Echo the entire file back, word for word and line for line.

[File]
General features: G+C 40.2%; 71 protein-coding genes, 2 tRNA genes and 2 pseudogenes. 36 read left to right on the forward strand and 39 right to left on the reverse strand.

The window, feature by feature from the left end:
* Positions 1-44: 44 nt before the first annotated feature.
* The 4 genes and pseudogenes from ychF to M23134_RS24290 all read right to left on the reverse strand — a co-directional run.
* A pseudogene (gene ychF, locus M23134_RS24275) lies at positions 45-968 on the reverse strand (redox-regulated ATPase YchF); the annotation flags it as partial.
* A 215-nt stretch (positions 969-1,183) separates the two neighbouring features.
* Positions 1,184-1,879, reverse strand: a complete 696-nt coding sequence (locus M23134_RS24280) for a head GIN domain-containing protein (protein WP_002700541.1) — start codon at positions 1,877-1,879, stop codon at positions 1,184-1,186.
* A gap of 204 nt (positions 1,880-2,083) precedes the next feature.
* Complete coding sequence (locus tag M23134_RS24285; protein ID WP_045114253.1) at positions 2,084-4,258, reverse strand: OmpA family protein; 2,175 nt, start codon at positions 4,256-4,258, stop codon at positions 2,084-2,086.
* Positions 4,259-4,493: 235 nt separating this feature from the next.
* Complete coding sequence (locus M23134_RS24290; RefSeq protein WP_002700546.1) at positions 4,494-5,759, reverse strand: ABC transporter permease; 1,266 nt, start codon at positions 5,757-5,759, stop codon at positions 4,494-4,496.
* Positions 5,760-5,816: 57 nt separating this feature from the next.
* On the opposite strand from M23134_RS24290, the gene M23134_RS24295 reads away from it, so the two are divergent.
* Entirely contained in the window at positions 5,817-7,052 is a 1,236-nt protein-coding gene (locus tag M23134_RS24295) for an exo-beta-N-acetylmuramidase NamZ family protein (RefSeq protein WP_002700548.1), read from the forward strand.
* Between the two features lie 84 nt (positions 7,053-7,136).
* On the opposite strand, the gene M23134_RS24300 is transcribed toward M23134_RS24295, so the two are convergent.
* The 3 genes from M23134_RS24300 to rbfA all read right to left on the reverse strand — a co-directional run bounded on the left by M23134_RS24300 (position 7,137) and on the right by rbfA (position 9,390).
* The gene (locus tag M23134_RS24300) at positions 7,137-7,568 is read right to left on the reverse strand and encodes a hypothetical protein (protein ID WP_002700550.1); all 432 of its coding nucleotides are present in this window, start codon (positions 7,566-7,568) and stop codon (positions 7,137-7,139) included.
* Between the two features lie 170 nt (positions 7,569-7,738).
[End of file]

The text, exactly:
General features: G+C 40.2%; 71 protein-coding genes, 2 tRNA genes and 2 pseudogenes. 36 read left to right on the forward strand and 39 right to left on the reverse strand.

The window, feature by feature from the left end:
* Positions 1-44: 44 nt before the first annotated feature.
* The 4 genes and pseudogenes from ychF to M23134_RS24290 all read right to left on the reverse strand — a co-directional run.
* A pseudogene (gene ychF, locus M23134_RS24275) lies at positions 45-968 on the reverse strand (redox-regulated ATPase YchF); the annotation flags it as partial.
* A 215-nt stretch (positions 969-1,183) separates the two neighbouring features.
* Positions 1,184-1,879, reverse strand: a complete 696-nt coding sequence (locus M23134_RS24280) for a head GIN domain-containing protein (protein WP_002700541.1) — start codon at positions 1,877-1,879, stop codon at positions 1,184-1,186.
* A gap of 204 nt (positions 1,880-2,083) precedes the next feature.
* Complete coding sequence (locus tag M23134_RS24285; protein ID WP_045114253.1) at positions 2,084-4,258, reverse strand: OmpA family protein; 2,175 nt, start codon at positions 4,256-4,258, stop codon at positions 2,084-2,086.
* Positions 4,259-4,493: 235 nt separating this feature from the next.
* Complete coding sequence (locus M23134_RS24290; RefSeq protein WP_002700546.1) at positions 4,494-5,759, reverse strand: ABC transporter permease; 1,266 nt, start codon at positions 5,757-5,759, stop codon at positions 4,494-4,496.
* Positions 5,760-5,816: 57 nt separating this feature from the next.
* On the opposite strand from M23134_RS24290, the gene M23134_RS24295 reads away from it, so the two are divergent.
* Entirely contained in the window at positions 5,817-7,052 is a 1,236-nt protein-coding gene (locus tag M23134_RS24295) for an exo-beta-N-acetylmuramidase NamZ family protein (RefSeq protein WP_002700548.1), read from the forward strand.
* Between the two features lie 84 nt (positions 7,053-7,136).
* On the opposite strand, the gene M23134_RS24300 is transcribed toward M23134_RS24295, so the two are convergent.
* The 3 genes from M23134_RS24300 to rbfA all read right to left on the reverse strand — a co-directional run bounded on the left by M23134_RS24300 (position 7,137) and on the right by rbfA (position 9,390).
* The gene (locus tag M23134_RS24300) at positions 7,137-7,568 is read right to left on the reverse strand and encodes a hypothetical protein (protein ID WP_002700550.1); all 432 of its coding nucleotides are present in this window, start codon (positions 7,566-7,568) and stop codon (positions 7,137-7,139) included.
* Between the two features lie 170 nt (positions 7,569-7,738).